Hunters in Highpointe? Residential realities of living outside the City of Dripping Springs Reply

Hunters? Paintball? Poachers? Play fort? Those were the questions asked by residents of the gated HighPointe subdivision in Dripping Springs this week about an alleged hunter’s deer blind discovered in a wooded area on community property. And what about that XP40 loaded gun that was also reportedly found in the woods on community property this week by a 5-year old? 

On Tuesday, one resident reported to the community email group that a loaded gun had been found on community property by a 5-year old. Two days later, HighPointe neighbors learned about an alleged hunting deer blind, photographed in a wooded area on community property. In their gated neighborhood. Where kids play, pets romp, and adults jog, bike, and walk. No wonder some residents were alarmed.

In response to a call to Texas Parks & Wildlife, communications officer Patrick Schubert said he was not aware of the alleged HighPointe deer blind specifically, but said hunting blinds discovered in residential areas across Texas are “not as uncommon as you would think.” He said the agency actually receives several calls per year.

“They’re not as visible to the public and a lot of people in residential areas haven’t been exposed to much hunting. Many of those reports actually turn out to be false,” Schubert said. 

Hays County Game Warden James Michael confirmed having received several calls during the past week about an alleged illegal deer blind in the vicinity of HighPointe. Michael said the initial calls were from alarmed homeowners but more recent calls had come from others assuring him it was “just kids playing paintball.”

The game warden agreed the latter explanation didn’t completely make sense in light of the apparent camo-covered feeder on the ground below the makeshift tree blind/stand/fort. As one HighPointe resident commented after seeing the photos posted on the neighborhood email group, “The paintball thing only makes sense if your paintball opponents are deer.”

Meanwhile, conjecture continued throughout the week about whether the site had been a play fort for kids, or a paint ball position – which could possibly explain the sounds of “shots” being fired. No shell casings were reported being found at the site.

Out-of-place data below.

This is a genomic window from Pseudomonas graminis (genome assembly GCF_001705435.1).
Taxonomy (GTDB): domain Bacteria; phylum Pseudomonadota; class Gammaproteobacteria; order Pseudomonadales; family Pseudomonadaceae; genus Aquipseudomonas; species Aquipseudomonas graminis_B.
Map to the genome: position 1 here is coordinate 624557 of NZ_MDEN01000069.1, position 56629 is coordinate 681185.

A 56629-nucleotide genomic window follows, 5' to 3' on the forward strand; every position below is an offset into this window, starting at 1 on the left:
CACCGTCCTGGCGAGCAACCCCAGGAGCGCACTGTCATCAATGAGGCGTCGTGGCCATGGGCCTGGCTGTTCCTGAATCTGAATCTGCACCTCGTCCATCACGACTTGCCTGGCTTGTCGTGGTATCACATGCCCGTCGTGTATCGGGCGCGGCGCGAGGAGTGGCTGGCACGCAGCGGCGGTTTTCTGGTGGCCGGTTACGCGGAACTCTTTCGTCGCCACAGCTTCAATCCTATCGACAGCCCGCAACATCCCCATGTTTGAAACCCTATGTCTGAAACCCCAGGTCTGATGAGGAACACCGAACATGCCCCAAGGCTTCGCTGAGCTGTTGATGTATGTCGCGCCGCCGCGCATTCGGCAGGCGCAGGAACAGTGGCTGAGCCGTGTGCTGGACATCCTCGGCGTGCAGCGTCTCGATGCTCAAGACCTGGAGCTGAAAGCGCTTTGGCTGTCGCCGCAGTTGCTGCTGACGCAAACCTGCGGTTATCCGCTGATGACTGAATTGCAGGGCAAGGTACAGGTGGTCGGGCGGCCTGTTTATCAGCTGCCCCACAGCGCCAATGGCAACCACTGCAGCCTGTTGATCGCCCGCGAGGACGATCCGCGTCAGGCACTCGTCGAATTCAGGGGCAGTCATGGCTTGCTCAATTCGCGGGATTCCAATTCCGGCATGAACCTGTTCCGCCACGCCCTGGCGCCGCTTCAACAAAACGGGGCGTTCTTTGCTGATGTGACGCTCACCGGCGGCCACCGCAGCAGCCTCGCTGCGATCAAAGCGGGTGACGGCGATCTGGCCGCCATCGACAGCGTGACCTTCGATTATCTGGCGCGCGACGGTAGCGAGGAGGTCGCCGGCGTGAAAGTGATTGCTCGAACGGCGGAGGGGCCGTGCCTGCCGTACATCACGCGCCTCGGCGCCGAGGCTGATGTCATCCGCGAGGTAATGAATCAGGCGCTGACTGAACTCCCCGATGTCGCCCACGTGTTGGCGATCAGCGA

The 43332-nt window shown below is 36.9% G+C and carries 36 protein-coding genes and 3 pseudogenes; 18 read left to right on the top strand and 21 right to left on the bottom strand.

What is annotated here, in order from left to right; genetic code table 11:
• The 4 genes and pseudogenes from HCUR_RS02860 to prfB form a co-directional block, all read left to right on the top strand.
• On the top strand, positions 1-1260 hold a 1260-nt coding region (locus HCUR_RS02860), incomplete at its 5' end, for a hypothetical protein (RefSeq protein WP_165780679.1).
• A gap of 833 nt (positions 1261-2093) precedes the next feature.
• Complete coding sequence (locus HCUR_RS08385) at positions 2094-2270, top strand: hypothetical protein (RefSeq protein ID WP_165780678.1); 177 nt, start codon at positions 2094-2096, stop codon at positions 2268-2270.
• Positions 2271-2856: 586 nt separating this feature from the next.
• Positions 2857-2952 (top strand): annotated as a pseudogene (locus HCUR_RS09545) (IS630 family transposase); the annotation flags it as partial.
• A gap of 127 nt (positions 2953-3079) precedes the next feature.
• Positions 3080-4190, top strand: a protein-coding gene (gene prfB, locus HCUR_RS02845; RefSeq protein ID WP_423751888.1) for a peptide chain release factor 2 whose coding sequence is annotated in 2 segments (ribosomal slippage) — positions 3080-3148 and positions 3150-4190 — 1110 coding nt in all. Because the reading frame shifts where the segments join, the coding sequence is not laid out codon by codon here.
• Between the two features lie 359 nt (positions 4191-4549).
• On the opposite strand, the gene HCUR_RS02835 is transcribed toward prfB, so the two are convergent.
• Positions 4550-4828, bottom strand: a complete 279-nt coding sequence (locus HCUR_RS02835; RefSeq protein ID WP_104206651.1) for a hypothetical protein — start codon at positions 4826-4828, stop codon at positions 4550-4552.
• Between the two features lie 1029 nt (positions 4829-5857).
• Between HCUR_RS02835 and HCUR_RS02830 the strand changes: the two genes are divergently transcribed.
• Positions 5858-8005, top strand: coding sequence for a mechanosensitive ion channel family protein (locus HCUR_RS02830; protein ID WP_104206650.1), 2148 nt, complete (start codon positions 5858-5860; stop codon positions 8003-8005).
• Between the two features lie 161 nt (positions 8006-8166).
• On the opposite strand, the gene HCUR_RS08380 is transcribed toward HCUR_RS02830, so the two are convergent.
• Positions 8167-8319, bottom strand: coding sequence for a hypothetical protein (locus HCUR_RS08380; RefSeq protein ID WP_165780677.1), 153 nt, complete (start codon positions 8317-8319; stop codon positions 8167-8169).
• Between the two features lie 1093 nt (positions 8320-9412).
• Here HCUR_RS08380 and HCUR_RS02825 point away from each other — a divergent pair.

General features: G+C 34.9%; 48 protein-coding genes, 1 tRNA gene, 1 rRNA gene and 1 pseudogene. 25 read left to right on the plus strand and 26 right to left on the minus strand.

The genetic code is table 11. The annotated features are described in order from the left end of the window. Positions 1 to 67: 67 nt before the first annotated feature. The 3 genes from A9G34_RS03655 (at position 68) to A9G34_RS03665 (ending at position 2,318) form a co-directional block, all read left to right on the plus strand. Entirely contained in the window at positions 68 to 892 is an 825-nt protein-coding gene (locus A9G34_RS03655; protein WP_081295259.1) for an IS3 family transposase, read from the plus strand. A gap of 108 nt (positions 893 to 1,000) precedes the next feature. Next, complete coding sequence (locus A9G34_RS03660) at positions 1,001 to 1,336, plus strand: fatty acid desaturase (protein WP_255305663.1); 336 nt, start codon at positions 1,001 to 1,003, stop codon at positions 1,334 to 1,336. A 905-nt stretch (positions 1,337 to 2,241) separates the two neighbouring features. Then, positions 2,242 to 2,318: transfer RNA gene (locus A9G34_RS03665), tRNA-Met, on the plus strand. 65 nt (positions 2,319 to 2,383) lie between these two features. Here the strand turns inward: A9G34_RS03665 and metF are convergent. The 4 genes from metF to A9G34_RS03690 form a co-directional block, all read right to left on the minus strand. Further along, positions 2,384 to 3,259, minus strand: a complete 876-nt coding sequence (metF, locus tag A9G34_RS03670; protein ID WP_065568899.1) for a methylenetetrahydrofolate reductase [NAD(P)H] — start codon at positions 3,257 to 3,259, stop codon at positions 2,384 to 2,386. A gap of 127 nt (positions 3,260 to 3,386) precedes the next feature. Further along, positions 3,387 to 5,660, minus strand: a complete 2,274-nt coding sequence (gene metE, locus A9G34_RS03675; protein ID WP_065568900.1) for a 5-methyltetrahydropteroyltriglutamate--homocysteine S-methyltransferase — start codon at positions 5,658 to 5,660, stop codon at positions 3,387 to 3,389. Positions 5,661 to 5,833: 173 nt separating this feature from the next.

By Thursday, it became clear that the loaded gun and the deerblind/fort/paintball site were unrelated. The Hays County Sheriff’s Office confirmed the gun belonged to a former police officer and resident, whose car was broken into in November, 2011, and the holstered, loaded weapon stolen.

Also on Thursday, a resident who spoke to the Hays County Sheriff’s Office about the hunting concerns reported being dismayed at learning that the location of the HighPointe subdivision is considered to be in the jurisdiction of the county, which does not have an ordinance against firing a weapon. 

Texas Parks & Wildlife has two Game Wardens on call for Hays County. One of them is Game Warden James Michael, who said the wardens and sheriffs have both been called out to the HighPointe area a number of times before with reports of gun shots. 

“Residents should keep in mind that they’re surrounded by ranch land,” Michael said. “Often, the guns they hear are being fired on the nearby 400 acre ranch.”

When illegal hunting is suspected, however, TPW dispatcher Schubert encouraged all residents of any residential community in Texas, to report it immediately to the TPW.

“Don’t wait to call. We are here 24/7 and it’s a lot easier to catch someone in the act than to try and find them and get them to confess,” Schubert said. 

On Friday, the HighPointe Property Owner’s Association (POA) issued a statement to residents that the Association had been “notified of illegal hunting equipment stored on Association property and possible illegal hunting.” The HighPointe POA does not operate or moderate the HighPointe neighborhood email user group.